Sun Hung Kai Properties Ltd., the world’s biggest developer by market value, won a tender for a residential project atop a Hong Kong subway station with a less-than-estimated HK$11.8 billion ($1.5 billion) bid.
The lowest prediction in a Bloomberg News poll of five surveyors for the Nam Cheong site in Sham Shui Po district was HK$13.2 billion, with a median of HK$14 billion. The site was sold by MTR Corp., the railway operator that gets income from land sales surrounding its stations.
Hong Kong home prices and transactions have been falling as equities drop, mortgage rates rise and the government boosts land supply to quell a surge in apartment values. The government has sold three sites since August for less than analysts estimated. Prices may decline 10 percent over 12 months on higher mortgage rates, Colliers International Executive Director Simon Lo said this month.
“The below-consensus price will be negative on the sentiment of the physical property market,” Standard Chartered Plc’s Hong Kong-based analyst Paul Yau wrote in a report today. “The developer has factored in some buffer for a possible price drop.’
The Hang Seng Property Index, which tracks the seven-biggest builders in Hong Kong including Sun Hung Kai, lost 2.6 at the close, extending its loss this year to 25 percent, compared with the 22 percent decline in the Hang Seng Index. Sun Hung Kai slid 2.1 percent to HK$97.20.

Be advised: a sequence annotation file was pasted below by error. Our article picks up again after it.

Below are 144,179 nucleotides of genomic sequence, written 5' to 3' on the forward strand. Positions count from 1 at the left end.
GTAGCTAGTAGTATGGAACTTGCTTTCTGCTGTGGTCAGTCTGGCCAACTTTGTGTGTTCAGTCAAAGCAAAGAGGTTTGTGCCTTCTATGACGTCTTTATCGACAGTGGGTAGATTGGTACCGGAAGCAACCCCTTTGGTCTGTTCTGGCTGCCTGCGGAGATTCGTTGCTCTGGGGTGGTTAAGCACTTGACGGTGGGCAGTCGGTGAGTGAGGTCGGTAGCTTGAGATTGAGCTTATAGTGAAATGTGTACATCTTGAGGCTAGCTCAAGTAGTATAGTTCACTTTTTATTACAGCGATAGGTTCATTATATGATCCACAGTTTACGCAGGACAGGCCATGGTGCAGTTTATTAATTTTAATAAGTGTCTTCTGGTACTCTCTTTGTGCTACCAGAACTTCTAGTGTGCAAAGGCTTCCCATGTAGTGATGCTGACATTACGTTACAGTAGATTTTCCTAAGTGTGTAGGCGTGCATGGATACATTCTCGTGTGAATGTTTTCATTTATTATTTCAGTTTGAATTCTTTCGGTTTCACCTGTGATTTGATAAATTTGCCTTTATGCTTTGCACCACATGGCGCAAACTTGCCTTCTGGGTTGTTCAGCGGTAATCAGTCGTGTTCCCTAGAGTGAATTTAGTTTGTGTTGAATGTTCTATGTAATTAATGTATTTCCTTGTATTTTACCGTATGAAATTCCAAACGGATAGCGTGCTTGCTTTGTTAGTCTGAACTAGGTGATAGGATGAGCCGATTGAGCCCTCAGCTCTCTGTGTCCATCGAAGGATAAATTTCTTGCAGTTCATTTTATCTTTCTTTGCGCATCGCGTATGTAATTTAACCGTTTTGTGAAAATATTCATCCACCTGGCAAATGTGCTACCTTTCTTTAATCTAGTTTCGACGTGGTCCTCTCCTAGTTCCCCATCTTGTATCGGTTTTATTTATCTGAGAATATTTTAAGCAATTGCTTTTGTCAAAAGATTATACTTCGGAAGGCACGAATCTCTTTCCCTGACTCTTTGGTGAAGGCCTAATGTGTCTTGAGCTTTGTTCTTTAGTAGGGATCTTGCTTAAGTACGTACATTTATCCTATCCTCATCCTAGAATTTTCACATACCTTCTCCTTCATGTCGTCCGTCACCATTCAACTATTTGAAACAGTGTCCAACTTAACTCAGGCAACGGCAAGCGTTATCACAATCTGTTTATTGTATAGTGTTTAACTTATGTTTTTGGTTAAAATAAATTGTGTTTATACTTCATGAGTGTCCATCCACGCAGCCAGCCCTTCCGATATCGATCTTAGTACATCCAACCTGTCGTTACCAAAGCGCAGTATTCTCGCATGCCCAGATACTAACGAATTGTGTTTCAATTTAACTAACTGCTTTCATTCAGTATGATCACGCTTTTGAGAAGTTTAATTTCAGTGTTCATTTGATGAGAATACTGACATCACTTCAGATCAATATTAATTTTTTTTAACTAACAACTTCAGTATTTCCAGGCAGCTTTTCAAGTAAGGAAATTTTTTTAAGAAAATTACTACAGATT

The project has total residential gross floor area of 214,700 square meters (2.31 million square feet) and commercial gross floor of 27,660 square meters, MTR said. The winner must build at least 3,313 apartments, with 75 percent of the homes having usable areas of less than 50 square meters each, the company said.
Nam Cheong station, in the western part of the Kowloon Peninsula, is a stop-away from the Kowloon station’s luxury apartment cluster.
“Developers have taken the worsening sentiment into account,” James Cheung, a surveyor at Centaline Property Agency Ltd., the city’s biggest closely held realtor, said before the tender results. “They’re also mindful of restrictions imposed on the development site” on unit size.
Sun Hung Kai beat three other bidders, including Cheung Kong (Holdings) Ltd. and Henderson Land Development Co., and an unidentified third bidder, according to earlier reports from the Standard and South China Morning Post newspapers.
Cheung Kong, controlled by Li Ka-shing, Hong Kong’s richest man, dropped 2 percent to HK$88.65. Henderson lost 2.6 percent to HK$38.05.
This is the second time MTR invited bids to develop the project. The company, one of Hong Kong’s biggest owners of unoccupied residential sites, withdrew a tender for the site in May 2010 after receiving only three bids. MTR sells land to developers in exchange for a cut of profits.
The Hong Kong government has in the past year raised minimum down-payment requirements for some home purchases, while senior government officials including Chief Executive Donald Tsang repeatedly warned of the possibility of an asset bubble.
Citigroup Inc. and Bank of Communications Co. have stopped approving new mortgage loans to most Hong Kong customers, Apple Daily reported today, citing people it didn’t identify.